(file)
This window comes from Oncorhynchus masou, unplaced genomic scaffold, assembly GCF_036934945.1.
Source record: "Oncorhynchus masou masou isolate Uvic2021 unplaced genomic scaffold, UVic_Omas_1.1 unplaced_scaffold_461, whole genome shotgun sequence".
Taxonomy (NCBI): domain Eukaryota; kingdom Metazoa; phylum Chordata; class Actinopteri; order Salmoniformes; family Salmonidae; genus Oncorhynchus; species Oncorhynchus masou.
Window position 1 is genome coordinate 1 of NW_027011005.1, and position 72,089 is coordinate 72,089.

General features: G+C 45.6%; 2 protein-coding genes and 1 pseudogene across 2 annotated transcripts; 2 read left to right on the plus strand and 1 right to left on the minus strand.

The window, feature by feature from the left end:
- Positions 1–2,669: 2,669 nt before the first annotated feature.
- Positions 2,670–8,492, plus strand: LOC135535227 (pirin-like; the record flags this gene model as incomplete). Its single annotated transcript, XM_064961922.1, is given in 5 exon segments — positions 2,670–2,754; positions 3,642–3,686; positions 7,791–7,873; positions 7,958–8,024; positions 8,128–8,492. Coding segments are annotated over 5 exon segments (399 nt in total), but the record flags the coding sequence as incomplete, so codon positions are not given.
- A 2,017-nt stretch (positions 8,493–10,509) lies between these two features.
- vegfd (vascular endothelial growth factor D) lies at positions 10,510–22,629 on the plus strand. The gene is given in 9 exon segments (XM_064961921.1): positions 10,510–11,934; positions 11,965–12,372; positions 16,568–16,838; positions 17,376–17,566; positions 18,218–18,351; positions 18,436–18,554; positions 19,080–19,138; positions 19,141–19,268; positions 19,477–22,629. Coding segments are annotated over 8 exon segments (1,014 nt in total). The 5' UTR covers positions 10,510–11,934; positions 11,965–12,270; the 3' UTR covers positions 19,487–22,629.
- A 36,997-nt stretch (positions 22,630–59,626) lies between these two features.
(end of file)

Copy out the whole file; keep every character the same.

This window comes from Oncorhynchus masou, unplaced genomic scaffold, assembly GCF_036934945.1.
Source record: "Oncorhynchus masou masou isolate Uvic2021 unplaced genomic scaffold, UVic_Omas_1.1 unplaced_scaffold_461, whole genome shotgun sequence".
Taxonomy (NCBI): domain Eukaryota; kingdom Metazoa; phylum Chordata; class Actinopteri; order Salmoniformes; family Salmonidae; genus Oncorhynchus; species Oncorhynchus masou.
Window position 1 is genome coordinate 1 of NW_027011005.1, and position 72,089 is coordinate 72,089.

General features: G+C 45.6%; 2 protein-coding genes and 1 pseudogene across 2 annotated transcripts; 2 read left to right on the plus strand and 1 right to left on the minus strand.

The window, feature by feature from the left end:
- Positions 1–2,669: 2,669 nt before the first annotated feature.
- Positions 2,670–8,492, plus strand: LOC135535227 (pirin-like; the record flags this gene model as incomplete). Its single annotated transcript, XM_064961922.1, is given in 5 exon segments — positions 2,670–2,754; positions 3,642–3,686; positions 7,791–7,873; positions 7,958–8,024; positions 8,128–8,492. Coding segments are annotated over 5 exon segments (399 nt in total), but the record flags the coding sequence as incomplete, so codon positions are not given.
- A 2,017-nt stretch (positions 8,493–10,509) lies between these two features.
- vegfd (vascular endothelial growth factor D) lies at positions 10,510–22,629 on the plus strand. The gene is given in 9 exon segments (XM_064961921.1): positions 10,510–11,934; positions 11,965–12,372; positions 16,568–16,838; positions 17,376–17,566; positions 18,218–18,351; positions 18,436–18,554; positions 19,080–19,138; positions 19,141–19,268; positions 19,477–22,629. Coding segments are annotated over 8 exon segments (1,014 nt in total). The 5' UTR covers positions 10,510–11,934; positions 11,965–12,270; the 3' UTR covers positions 19,487–22,629.
- A 36,997-nt stretch (positions 22,630–59,626) lies between these two features.